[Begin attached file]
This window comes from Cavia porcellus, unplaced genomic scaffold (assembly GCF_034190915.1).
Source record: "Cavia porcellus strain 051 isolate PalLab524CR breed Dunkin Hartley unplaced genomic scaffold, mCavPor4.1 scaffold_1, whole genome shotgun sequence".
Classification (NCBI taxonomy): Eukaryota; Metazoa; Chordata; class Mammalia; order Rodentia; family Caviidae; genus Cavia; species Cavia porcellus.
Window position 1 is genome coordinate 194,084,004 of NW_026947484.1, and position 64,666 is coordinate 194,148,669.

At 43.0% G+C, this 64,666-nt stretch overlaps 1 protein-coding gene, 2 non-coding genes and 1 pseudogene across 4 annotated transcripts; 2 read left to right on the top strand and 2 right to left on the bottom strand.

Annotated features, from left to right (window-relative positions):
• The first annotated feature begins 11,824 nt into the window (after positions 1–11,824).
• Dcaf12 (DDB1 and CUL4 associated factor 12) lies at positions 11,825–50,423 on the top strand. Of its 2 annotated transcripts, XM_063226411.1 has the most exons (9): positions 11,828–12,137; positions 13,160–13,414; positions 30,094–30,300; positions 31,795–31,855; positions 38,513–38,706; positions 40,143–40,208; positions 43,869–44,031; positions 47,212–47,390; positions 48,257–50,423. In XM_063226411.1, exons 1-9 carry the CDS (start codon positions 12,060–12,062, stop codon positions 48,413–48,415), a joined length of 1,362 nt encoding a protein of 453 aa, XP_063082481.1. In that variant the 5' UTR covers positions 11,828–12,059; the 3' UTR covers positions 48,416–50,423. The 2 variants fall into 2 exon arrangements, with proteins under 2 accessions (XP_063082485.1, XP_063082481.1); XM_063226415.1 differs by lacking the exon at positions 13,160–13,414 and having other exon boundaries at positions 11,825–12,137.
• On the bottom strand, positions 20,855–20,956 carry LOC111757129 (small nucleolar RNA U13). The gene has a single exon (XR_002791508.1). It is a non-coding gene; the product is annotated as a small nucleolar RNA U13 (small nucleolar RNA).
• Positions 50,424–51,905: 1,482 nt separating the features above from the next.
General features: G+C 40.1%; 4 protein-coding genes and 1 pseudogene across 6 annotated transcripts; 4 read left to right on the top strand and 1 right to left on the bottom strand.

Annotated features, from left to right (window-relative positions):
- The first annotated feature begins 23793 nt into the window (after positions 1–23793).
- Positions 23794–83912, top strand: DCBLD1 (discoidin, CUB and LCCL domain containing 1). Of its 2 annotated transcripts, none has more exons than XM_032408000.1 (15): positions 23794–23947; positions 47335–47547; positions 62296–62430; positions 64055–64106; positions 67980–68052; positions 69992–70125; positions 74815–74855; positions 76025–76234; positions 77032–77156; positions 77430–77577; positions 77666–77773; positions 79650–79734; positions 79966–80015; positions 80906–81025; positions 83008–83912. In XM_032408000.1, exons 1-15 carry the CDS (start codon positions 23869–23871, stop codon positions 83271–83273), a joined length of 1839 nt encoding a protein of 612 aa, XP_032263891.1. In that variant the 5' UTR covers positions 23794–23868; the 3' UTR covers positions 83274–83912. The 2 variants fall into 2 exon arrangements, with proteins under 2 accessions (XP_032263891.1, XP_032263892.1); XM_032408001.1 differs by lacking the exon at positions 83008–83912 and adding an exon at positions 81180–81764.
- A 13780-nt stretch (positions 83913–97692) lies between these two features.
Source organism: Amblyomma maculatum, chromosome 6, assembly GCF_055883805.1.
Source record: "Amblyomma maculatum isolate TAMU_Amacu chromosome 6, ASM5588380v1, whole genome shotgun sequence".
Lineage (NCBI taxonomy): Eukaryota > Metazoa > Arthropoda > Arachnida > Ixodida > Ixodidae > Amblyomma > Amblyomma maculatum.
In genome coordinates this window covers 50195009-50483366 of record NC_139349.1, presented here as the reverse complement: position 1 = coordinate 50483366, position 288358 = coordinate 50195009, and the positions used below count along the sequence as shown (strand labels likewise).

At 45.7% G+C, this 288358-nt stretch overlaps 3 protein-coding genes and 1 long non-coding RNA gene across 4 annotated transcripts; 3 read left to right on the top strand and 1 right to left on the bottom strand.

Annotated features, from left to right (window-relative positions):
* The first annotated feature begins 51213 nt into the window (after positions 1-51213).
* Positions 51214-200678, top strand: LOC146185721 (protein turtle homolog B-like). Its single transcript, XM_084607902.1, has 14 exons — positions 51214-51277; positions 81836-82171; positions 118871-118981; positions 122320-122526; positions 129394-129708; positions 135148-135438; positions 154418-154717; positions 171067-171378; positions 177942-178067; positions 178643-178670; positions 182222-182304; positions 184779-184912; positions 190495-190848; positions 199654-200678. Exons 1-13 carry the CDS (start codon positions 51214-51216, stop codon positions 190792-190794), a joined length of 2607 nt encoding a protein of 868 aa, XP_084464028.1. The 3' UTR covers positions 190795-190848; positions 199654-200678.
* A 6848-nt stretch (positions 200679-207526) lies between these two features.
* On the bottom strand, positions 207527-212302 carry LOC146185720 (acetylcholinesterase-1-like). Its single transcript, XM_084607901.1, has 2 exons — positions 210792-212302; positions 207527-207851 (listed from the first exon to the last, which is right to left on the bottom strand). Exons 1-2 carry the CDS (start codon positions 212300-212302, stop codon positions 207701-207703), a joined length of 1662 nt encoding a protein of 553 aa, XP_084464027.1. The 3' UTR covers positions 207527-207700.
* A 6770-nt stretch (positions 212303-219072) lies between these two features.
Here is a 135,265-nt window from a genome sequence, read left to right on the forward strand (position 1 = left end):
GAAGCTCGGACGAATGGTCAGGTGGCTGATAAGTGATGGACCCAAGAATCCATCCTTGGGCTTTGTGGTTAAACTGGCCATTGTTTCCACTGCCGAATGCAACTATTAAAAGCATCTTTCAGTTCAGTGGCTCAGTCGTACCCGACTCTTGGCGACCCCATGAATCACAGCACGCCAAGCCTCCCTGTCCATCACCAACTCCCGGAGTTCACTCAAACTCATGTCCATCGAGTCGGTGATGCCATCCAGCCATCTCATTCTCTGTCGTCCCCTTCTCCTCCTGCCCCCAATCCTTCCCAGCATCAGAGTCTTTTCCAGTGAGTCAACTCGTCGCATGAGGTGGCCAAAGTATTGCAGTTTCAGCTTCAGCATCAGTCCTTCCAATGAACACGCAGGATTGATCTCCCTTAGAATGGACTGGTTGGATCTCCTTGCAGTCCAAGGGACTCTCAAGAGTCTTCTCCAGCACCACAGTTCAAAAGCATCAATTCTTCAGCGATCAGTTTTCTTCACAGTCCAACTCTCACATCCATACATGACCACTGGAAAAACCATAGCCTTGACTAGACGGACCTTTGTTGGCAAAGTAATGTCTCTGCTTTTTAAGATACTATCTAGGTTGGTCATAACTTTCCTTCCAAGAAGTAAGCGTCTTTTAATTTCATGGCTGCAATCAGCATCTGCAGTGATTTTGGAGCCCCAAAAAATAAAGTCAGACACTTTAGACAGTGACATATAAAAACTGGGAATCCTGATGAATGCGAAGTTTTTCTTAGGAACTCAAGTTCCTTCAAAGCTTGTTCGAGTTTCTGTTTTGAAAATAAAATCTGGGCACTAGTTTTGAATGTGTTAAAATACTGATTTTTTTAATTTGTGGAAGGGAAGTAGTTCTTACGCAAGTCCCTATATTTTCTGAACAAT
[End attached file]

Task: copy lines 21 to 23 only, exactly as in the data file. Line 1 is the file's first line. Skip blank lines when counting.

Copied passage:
Annotated features, from left to right (window-relative positions):
* The first annotated feature begins 51213 nt into the window (after positions 1-51213).
* Positions 51214-200678, top strand: LOC146185721 (protein turtle homolog B-like). Its single transcript, XM_084607902.1, has 14 exons — positions 51214-51277; positions 81836-82171; positions 118871-118981; positions 122320-122526; positions 129394-129708; positions 135148-135438; positions 154418-154717; positions 171067-171378; positions 177942-178067; positions 178643-178670; positions 182222-182304; positions 184779-184912; positions 190495-190848; positions 199654-200678. Exons 1-13 carry the CDS (start codon positions 51214-51216, stop codon positions 190792-190794), a joined length of 2607 nt encoding a protein of 868 aa, XP_084464028.1. The 3' UTR covers positions 190795-190848; positions 199654-200678.